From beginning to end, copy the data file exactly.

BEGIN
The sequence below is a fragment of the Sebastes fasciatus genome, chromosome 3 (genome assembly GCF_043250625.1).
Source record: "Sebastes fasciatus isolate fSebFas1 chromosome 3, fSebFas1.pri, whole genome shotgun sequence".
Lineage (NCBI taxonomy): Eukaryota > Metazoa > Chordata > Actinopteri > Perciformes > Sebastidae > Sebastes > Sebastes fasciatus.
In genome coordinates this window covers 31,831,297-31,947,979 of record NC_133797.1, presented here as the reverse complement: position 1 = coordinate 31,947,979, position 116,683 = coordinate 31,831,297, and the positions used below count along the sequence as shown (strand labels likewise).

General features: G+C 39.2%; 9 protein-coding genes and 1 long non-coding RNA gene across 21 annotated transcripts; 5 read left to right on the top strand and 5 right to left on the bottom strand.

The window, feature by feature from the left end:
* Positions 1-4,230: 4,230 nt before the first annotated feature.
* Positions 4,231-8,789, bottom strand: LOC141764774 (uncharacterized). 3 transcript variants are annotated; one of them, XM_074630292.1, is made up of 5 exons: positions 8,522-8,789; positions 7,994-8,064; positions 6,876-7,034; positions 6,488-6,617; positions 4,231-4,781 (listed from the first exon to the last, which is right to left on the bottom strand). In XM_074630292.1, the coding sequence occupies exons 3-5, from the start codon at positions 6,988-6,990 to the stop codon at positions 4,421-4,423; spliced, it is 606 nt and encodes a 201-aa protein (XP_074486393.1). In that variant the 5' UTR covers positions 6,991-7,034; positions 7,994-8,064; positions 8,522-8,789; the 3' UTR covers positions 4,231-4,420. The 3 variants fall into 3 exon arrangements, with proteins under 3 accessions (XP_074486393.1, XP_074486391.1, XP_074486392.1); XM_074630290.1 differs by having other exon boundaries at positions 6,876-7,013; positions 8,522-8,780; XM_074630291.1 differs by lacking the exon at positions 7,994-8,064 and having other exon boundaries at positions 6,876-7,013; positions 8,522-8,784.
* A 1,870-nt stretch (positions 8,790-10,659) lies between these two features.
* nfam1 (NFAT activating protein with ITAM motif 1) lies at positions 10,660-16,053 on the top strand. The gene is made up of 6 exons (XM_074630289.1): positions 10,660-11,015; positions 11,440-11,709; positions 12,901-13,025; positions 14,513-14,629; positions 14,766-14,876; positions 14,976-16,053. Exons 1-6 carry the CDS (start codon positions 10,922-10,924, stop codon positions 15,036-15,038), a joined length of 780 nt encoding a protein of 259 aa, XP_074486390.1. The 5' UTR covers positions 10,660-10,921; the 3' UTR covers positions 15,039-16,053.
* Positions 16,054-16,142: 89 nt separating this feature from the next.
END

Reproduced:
The sequence below is a fragment of the Sebastes fasciatus genome, chromosome 3 (genome assembly GCF_043250625.1).
Source record: "Sebastes fasciatus isolate fSebFas1 chromosome 3, fSebFas1.pri, whole genome shotgun sequence".
Lineage (NCBI taxonomy): Eukaryota > Metazoa > Chordata > Actinopteri > Perciformes > Sebastidae > Sebastes > Sebastes fasciatus.
In genome coordinates this window covers 31,831,297-31,947,979 of record NC_133797.1, presented here as the reverse complement: position 1 = coordinate 31,947,979, position 116,683 = coordinate 31,831,297, and the positions used below count along the sequence as shown (strand labels likewise).

General features: G+C 39.2%; 9 protein-coding genes and 1 long non-coding RNA gene across 21 annotated transcripts; 5 read left to right on the top strand and 5 right to left on the bottom strand.

The window, feature by feature from the left end:
* Positions 1-4,230: 4,230 nt before the first annotated feature.
* Positions 4,231-8,789, bottom strand: LOC141764774 (uncharacterized). 3 transcript variants are annotated; one of them, XM_074630292.1, is made up of 5 exons: positions 8,522-8,789; positions 7,994-8,064; positions 6,876-7,034; positions 6,488-6,617; positions 4,231-4,781 (listed from the first exon to the last, which is right to left on the bottom strand). In XM_074630292.1, the coding sequence occupies exons 3-5, from the start codon at positions 6,988-6,990 to the stop codon at positions 4,421-4,423; spliced, it is 606 nt and encodes a 201-aa protein (XP_074486393.1). In that variant the 5' UTR covers positions 6,991-7,034; positions 7,994-8,064; positions 8,522-8,789; the 3' UTR covers positions 4,231-4,420. The 3 variants fall into 3 exon arrangements, with proteins under 3 accessions (XP_074486393.1, XP_074486391.1, XP_074486392.1); XM_074630290.1 differs by having other exon boundaries at positions 6,876-7,013; positions 8,522-8,780; XM_074630291.1 differs by lacking the exon at positions 7,994-8,064 and having other exon boundaries at positions 6,876-7,013; positions 8,522-8,784.
* A 1,870-nt stretch (positions 8,790-10,659) lies between these two features.
* nfam1 (NFAT activating protein with ITAM motif 1) lies at positions 10,660-16,053 on the top strand. The gene is made up of 6 exons (XM_074630289.1): positions 10,660-11,015; positions 11,440-11,709; positions 12,901-13,025; positions 14,513-14,629; positions 14,766-14,876; positions 14,976-16,053. Exons 1-6 carry the CDS (start codon positions 10,922-10,924, stop codon positions 15,036-15,038), a joined length of 780 nt encoding a protein of 259 aa, XP_074486390.1. The 5' UTR covers positions 10,660-10,921; the 3' UTR covers positions 15,039-16,053.
* Positions 16,054-16,142: 89 nt separating this feature from the next.